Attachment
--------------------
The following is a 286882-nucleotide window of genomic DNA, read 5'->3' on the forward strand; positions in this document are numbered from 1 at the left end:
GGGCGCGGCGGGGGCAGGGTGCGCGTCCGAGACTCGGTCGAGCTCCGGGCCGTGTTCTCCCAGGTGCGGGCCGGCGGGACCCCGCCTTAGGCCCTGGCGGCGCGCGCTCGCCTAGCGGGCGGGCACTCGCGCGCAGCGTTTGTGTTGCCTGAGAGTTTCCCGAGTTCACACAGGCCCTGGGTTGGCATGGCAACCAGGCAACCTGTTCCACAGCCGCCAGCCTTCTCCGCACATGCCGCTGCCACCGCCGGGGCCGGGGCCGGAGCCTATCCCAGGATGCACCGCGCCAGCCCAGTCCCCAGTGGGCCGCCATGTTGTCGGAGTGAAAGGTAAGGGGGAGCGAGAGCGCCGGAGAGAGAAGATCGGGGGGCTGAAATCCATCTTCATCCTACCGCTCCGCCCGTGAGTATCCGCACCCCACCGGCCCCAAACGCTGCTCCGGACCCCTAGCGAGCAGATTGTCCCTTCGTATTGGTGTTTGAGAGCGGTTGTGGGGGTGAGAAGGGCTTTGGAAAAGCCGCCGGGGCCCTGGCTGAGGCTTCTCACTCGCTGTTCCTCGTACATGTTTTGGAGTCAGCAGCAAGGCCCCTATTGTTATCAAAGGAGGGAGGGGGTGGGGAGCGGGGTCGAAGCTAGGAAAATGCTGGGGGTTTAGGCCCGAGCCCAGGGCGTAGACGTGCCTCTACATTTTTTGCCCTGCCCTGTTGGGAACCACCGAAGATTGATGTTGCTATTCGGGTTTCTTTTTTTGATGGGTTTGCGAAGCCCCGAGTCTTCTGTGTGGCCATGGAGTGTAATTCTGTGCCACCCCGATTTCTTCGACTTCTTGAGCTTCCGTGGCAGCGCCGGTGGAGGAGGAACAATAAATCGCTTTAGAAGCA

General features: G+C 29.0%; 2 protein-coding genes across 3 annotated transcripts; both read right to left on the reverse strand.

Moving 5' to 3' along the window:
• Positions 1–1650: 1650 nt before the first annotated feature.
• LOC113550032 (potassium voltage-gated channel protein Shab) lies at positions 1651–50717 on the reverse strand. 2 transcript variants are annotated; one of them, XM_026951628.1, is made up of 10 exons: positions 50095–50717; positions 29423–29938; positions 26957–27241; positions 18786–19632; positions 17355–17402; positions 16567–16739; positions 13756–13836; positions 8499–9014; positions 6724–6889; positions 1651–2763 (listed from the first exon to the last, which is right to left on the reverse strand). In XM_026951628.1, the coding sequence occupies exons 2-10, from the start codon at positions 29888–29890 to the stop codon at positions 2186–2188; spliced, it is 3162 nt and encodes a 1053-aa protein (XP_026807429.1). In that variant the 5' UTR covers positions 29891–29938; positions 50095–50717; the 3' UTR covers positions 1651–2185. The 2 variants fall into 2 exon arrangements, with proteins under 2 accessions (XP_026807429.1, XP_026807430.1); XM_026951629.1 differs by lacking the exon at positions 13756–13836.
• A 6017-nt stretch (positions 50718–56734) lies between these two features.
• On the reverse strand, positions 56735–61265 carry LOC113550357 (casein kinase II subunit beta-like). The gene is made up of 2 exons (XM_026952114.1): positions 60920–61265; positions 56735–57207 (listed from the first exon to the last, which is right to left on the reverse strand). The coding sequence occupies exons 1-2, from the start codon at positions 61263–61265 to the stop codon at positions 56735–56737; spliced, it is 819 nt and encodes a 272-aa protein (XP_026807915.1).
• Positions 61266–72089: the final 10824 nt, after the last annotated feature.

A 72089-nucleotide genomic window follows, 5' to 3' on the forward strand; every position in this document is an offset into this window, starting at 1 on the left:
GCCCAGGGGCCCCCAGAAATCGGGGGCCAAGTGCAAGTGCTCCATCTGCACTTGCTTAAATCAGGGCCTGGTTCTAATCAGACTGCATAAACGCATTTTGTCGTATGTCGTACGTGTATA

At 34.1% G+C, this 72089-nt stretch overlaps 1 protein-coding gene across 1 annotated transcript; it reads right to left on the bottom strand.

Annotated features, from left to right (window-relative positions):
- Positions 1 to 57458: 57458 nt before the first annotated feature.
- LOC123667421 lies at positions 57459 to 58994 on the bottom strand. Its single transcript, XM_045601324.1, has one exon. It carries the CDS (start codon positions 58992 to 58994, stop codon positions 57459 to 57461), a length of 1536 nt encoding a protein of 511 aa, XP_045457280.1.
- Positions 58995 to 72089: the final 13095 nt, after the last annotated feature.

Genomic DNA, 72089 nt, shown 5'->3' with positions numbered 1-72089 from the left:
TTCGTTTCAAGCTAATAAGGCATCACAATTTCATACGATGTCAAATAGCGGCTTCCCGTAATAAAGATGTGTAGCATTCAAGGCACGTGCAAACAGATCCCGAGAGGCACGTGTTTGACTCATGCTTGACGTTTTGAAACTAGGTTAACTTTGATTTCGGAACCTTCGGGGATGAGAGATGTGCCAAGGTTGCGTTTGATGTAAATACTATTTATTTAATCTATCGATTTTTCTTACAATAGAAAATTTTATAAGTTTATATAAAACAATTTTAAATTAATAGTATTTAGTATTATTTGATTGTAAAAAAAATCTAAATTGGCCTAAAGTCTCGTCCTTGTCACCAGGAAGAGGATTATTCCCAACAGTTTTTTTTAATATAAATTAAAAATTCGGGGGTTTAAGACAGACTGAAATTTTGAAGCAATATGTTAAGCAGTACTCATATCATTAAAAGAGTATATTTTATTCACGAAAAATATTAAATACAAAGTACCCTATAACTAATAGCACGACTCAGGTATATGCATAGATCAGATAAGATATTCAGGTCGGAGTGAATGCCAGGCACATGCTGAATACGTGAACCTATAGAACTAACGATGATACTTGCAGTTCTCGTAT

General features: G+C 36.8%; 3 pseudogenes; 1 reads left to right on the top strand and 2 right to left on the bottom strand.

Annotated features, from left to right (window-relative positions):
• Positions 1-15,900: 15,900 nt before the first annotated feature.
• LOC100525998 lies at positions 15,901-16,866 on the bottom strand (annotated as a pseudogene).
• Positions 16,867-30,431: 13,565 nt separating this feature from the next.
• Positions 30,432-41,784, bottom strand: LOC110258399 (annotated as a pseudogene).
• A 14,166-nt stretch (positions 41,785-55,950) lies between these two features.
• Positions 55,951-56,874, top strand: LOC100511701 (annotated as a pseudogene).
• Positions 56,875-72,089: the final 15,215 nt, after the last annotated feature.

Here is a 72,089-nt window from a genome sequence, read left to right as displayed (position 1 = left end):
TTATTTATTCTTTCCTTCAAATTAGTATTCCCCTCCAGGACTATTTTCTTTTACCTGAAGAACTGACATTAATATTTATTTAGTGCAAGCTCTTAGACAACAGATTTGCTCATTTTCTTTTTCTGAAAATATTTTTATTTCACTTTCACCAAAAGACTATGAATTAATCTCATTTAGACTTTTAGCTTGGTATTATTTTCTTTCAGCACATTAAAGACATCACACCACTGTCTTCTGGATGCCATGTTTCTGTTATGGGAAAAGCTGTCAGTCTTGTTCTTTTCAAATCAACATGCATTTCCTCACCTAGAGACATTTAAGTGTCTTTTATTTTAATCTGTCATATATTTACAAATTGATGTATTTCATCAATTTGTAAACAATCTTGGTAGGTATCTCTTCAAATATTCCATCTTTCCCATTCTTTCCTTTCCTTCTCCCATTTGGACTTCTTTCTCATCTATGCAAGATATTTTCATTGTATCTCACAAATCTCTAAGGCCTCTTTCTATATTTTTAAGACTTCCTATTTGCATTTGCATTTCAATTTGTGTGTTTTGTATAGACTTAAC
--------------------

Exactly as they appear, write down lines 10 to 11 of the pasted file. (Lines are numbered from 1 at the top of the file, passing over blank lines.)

A 72089-nucleotide genomic window follows, 5' to 3' on the forward strand; every position in this document is an offset into this window, starting at 1 on the left:
GCCCAGGGGCCCCCAGAAATCGGGGGCCAAGTGCAAGTGCTCCATCTGCACTTGCTTAAATCAGGGCCTGGTTCTAATCAGACTGCATAAACGCATTTTGTCGTATGTCGTACGTGTATA